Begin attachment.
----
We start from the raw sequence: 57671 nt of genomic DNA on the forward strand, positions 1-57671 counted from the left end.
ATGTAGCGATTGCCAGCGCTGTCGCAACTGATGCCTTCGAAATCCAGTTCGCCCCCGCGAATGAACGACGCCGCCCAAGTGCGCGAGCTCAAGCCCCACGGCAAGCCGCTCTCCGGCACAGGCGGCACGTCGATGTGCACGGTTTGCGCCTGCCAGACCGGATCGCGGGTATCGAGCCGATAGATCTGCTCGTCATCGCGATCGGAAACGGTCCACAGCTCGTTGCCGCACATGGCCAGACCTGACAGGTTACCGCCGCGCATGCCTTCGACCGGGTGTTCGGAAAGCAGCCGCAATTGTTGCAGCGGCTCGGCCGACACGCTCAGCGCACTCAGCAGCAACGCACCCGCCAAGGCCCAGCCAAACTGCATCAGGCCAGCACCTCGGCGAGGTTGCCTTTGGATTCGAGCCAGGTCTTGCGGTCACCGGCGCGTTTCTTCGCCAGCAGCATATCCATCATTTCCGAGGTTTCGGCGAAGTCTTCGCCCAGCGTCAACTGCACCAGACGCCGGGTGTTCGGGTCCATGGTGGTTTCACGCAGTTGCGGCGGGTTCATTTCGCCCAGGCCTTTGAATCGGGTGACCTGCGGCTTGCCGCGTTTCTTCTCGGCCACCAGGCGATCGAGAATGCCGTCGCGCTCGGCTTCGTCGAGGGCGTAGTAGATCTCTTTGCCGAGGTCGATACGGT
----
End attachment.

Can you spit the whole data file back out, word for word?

We start from the raw sequence: 57671 nt of genomic DNA on the forward strand, positions 1-57671 counted from the left end.
ATGTAGCGATTGCCAGCGCTGTCGCAACTGATGCCTTCGAAATCCAGTTCGCCCCCGCGAATGAACGACGCCGCCCAAGTGCGCGAGCTCAAGCCCCACGGCAAGCCGCTCTCCGGCACAGGCGGCACGTCGATGTGCACGGTTTGCGCCTGCCAGACCGGATCGCGGGTATCGAGCCGATAGATCTGCTCGTCATCGCGATCGGAAACGGTCCACAGCTCGTTGCCGCACATGGCCAGACCTGACAGGTTACCGCCGCGCATGCCTTCGACCGGGTGTTCGGAAAGCAGCCGCAATTGTTGCAGCGGCTCGGCCGACACGCTCAGCGCACTCAGCAGCAACGCACCCGCCAAGGCCCAGCCAAACTGCATCAGGCCAGCACCTCGGCGAGGTTGCCTTTGGATTCGAGCCAGGTCTTGCGGTCACCGGCGCGTTTCTTCGCCAGCAGCATATCCATCATTTCCGAGGTTTCGGCGAAGTCTTCGCCCAGCGTCAACTGCACCAGACGCCGGGTGTTCGGGTCCATGGTGGTTTCACGCAGTTGCGGCGGGTTCATTTCGCCCAGGCCTTTGAATCGGGTGACCTGCGGCTTGCCGCGTTTCTTCTCGGCCACCAGGCGATCGAGAATGCCGTCGCGCTCGGCTTCGTCGAGGGCGTAGTAGATCTCTTTGCCGAGGTCGATACGGT